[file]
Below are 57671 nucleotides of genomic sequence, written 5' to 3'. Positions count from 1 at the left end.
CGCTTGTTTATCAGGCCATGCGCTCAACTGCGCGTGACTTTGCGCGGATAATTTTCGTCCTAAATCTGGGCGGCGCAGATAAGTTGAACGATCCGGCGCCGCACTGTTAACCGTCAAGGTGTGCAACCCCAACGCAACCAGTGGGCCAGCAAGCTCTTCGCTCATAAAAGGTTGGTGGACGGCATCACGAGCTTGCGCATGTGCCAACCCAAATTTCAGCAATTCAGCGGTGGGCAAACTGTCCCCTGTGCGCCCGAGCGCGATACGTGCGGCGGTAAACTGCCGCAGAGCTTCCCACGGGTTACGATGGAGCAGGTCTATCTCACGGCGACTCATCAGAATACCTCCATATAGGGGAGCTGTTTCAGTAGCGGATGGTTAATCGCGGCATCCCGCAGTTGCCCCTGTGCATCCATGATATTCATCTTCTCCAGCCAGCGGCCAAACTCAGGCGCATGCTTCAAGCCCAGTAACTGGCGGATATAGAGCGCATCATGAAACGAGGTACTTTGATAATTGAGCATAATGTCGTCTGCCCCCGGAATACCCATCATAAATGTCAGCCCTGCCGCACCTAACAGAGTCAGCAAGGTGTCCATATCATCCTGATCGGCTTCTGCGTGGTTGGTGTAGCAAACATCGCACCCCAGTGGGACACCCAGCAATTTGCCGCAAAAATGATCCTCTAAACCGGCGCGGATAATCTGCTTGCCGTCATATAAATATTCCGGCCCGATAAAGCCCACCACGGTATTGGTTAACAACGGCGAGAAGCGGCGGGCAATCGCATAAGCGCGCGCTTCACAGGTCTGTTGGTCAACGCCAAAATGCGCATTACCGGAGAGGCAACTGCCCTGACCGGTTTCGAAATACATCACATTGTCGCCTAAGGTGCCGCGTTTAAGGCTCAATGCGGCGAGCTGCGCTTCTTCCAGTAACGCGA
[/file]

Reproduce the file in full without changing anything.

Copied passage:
Below are 57671 nucleotides of genomic sequence, written 5' to 3'. Positions count from 1 at the left end.
CGCTTGTTTATCAGGCCATGCGCTCAACTGCGCGTGACTTTGCGCGGATAATTTTCGTCCTAAATCTGGGCGGCGCAGATAAGTTGAACGATCCGGCGCCGCACTGTTAACCGTCAAGGTGTGCAACCCCAACGCAACCAGTGGGCCAGCAAGCTCTTCGCTCATAAAAGGTTGGTGGACGGCATCACGAGCTTGCGCATGTGCCAACCCAAATTTCAGCAATTCAGCGGTGGGCAAACTGTCCCCTGTGCGCCCGAGCGCGATACGTGCGGCGGTAAACTGCCGCAGAGCTTCCCACGGGTTACGATGGAGCAGGTCTATCTCACGGCGACTCATCAGAATACCTCCATATAGGGGAGCTGTTTCAGTAGCGGATGGTTAATCGCGGCATCCCGCAGTTGCCCCTGTGCATCCATGATATTCATCTTCTCCAGCCAGCGGCCAAACTCAGGCGCATGCTTCAAGCCCAGTAACTGGCGGATATAGAGCGCATCATGAAACGAGGTACTTTGATAATTGAGCATAATGTCGTCTGCCCCCGGAATACCCATCATAAATGTCAGCCCTGCCGCACCTAACAGAGTCAGCAAGGTGTCCATATCATCCTGATCGGCTTCTGCGTGGTTGGTGTAGCAAACATCGCACCCCAGTGGGACACCCAGCAATTTGCCGCAAAAATGATCCTCTAAACCGGCGCGGATAATCTGCTTGCCGTCATATAAATATTCCGGCCCGATAAAGCCCACCACGGTATTGGTTAACAACGGCGAGAAGCGGCGGGCAATCGCATAAGCGCGCGCTTCACAGGTCTGTTGGTCAACGCCAAAATGCGCATTACCGGAGAGGCAACTGCCCTGACCGGTTTCGAAATACATCACATTGTCGCCTAAGGTGCCGCGTTTAAGGCTCAATGCGGCGAGCTGCGCTTCTTCCAGTAACGCGA